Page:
(Freshman Forty #1)
Published by: Bloomsbury Spark
Publication date: December 19th, 2013
Genres: Contemporary, New Adult
It is four weeks into her freshman year of college, and Laurel’s first test was unexpected. Discovering she’s pregnant isn’t exactly what she had planned for her first semester, and while she intends to tell her emotionally-distant father, being away at school makes it all too easy to hide.
An imperfect heroine plagued by bad choices and isolated during what should be the best time of her life, readers are sure to identify with Laurel as she confronts teen pregnancy, in secret.
“The holidays can be stressful for everyone, but especially if you’re pregnant or just had a baby. As you leave here tonight and deal with potentially difficult people or situations over the holidays, I want you to focus on acceptance. In other words, don’t try to control the uncontrollable, and don’t try to change a person who can’t be changed. People are who they are. With acceptance comes forgiveness, and with forgiveness comes inner peace, and we can all use some of that.”
Her words strike a nerve, and I can’t help speaking up. “But what if the problem isn’t that you can’t accept them, but they can’t accept you?” I ask.
“In what way?”
“It’s like, with my father, I’m the symbol for everything that has gone bad in his life. So instead of us getting closer, he pushes me further away. And now he’s getting married, and he’s about to start a new life with someone, and I’m afraid I’ll never get the chance to show him that I’m a real person, that I exist.”
The entire group is looking at me, staring actually. Kyle is the first to speak up. “But you aren’t giving him a chance to accept you. You haven’t even told him you’re pregnant and you’re five months into it. You push him away as much as he does you.”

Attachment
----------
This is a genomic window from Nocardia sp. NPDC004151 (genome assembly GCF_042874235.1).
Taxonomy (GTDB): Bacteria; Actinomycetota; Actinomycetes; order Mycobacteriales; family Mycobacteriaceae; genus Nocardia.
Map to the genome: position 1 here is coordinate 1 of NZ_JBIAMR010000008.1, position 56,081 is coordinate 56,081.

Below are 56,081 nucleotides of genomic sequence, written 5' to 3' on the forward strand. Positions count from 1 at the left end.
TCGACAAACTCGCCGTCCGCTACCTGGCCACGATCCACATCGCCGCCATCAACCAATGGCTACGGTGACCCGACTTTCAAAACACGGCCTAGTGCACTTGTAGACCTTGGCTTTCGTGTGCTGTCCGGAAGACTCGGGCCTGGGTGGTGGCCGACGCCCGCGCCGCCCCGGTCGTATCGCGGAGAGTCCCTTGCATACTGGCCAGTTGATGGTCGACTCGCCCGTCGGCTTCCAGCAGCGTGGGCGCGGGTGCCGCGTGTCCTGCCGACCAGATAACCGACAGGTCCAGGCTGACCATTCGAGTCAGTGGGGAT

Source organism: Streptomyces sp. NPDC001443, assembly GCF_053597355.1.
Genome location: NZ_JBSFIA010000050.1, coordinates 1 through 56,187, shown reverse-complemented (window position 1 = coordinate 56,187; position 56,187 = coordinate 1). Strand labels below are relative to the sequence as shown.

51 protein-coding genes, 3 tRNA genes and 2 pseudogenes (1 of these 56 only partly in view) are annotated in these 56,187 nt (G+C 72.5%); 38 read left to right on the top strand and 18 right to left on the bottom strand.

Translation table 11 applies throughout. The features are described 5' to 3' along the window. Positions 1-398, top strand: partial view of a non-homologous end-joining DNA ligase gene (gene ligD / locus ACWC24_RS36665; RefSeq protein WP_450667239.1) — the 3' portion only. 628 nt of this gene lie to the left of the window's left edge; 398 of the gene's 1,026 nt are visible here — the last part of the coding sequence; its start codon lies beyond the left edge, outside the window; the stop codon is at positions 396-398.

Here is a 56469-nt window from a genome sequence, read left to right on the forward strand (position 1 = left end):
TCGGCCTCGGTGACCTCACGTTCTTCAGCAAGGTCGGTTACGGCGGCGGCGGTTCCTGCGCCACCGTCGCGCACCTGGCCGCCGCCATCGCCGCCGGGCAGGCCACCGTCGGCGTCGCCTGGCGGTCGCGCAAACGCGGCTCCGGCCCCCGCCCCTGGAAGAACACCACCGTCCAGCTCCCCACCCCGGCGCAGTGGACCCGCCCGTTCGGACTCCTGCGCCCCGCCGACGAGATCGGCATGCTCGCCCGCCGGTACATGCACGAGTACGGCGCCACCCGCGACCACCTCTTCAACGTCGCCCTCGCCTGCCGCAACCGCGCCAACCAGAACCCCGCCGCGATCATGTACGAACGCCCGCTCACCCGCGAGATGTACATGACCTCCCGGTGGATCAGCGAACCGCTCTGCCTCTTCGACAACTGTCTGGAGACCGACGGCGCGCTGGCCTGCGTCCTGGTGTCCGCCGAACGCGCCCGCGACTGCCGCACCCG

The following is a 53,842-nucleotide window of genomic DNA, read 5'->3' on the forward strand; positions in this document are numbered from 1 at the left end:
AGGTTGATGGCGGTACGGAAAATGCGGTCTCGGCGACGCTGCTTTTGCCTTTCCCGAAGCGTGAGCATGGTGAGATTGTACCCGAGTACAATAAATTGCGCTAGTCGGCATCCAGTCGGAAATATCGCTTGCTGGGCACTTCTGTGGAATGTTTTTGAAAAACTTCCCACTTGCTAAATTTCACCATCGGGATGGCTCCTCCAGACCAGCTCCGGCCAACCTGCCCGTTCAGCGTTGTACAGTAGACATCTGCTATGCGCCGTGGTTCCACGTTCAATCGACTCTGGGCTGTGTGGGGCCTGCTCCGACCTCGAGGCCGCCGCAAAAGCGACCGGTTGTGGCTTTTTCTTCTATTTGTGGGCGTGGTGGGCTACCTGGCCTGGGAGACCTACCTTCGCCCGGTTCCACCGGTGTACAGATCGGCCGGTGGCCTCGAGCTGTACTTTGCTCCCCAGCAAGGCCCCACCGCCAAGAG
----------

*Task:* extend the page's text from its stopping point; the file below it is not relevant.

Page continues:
“That’s not true.”
Audrey chimes in. “It is, Laurel. You’re nice and all, but you’ve told, what? Two people you’re pregnant, other than us and a couple of doctors. You drive an hour to a support group when there is probably one right near Milton. How much longer are you going to keep this secret? If you told your dad, maybe he’d see that you’re a real person. Real people screw up.”
“Wow.” I wrap my arms across my chest. I feel invaded.
Christine Duval is an author and freelance writer who lives in New Jersey with her guitar-playing husband and two children. She is a member of the Society of Children's Book Writers and Illustrators, New Jersey's Women Who Write, and the Authors Guild. When not creating fictional characters, she writes for an upscale real estate company and has overseen online content and social media for several well-known magazines.
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